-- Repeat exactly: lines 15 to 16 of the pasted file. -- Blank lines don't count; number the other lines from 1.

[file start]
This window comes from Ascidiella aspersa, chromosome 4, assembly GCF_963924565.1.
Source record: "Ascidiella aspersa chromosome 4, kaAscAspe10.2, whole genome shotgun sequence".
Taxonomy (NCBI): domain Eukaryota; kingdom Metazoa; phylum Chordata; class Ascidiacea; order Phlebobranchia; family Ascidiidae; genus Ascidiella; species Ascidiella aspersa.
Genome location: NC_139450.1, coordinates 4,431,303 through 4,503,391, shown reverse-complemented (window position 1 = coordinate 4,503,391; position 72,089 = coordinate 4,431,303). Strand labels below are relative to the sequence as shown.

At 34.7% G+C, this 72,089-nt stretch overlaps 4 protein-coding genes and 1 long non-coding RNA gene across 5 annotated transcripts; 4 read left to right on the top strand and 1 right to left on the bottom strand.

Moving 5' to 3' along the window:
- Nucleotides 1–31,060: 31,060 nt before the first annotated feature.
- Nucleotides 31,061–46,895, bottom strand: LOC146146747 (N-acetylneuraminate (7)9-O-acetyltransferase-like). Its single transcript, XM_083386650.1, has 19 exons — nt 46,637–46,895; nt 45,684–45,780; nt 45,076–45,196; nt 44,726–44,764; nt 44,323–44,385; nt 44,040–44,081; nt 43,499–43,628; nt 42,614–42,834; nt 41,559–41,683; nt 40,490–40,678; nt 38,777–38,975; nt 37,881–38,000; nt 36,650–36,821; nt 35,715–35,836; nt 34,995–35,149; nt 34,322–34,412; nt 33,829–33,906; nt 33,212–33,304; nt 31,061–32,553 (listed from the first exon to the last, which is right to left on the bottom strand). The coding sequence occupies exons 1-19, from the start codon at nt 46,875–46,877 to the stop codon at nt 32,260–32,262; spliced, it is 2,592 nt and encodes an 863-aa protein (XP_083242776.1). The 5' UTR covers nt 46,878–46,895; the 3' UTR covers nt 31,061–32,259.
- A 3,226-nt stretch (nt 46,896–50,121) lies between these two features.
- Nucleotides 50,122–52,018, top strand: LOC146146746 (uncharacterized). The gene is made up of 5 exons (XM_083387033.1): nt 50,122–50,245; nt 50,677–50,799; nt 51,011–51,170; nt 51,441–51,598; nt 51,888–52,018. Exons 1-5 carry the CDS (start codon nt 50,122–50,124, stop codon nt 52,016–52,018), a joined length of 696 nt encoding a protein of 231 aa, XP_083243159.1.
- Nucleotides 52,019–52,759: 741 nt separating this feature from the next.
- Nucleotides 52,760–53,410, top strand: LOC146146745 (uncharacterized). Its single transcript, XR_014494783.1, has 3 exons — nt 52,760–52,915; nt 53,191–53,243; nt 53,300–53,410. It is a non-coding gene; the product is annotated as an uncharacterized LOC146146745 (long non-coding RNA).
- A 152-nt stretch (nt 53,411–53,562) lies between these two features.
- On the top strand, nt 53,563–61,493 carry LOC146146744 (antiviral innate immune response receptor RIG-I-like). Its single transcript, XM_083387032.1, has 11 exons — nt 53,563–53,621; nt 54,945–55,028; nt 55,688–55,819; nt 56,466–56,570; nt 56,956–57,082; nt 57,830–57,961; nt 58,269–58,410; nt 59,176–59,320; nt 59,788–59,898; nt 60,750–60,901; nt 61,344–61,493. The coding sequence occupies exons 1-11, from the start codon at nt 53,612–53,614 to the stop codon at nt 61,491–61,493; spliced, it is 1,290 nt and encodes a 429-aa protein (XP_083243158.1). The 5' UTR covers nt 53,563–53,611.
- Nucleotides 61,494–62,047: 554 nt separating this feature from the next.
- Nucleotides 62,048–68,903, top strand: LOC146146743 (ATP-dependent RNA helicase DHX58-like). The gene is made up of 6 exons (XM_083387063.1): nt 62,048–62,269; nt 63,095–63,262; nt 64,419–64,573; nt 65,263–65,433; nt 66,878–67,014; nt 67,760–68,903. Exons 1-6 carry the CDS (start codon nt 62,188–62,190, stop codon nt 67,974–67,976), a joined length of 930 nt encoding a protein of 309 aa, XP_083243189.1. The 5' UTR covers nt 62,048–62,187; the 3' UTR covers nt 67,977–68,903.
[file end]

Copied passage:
- Nucleotides 61,494–62,047: 554 nt separating this feature from the next.
- Nucleotides 62,048–68,903, top strand: LOC146146743 (ATP-dependent RNA helicase DHX58-like). The gene is made up of 6 exons (XM_083387063.1): nt 62,048–62,269; nt 63,095–63,262; nt 64,419–64,573; nt 65,263–65,433; nt 66,878–67,014; nt 67,760–68,903. Exons 1-6 carry the CDS (start codon nt 62,188–62,190, stop codon nt 67,974–67,976), a joined length of 930 nt encoding a protein of 309 aa, XP_083243189.1. The 5' UTR covers nt 62,048–62,187; the 3' UTR covers nt 67,977–68,903.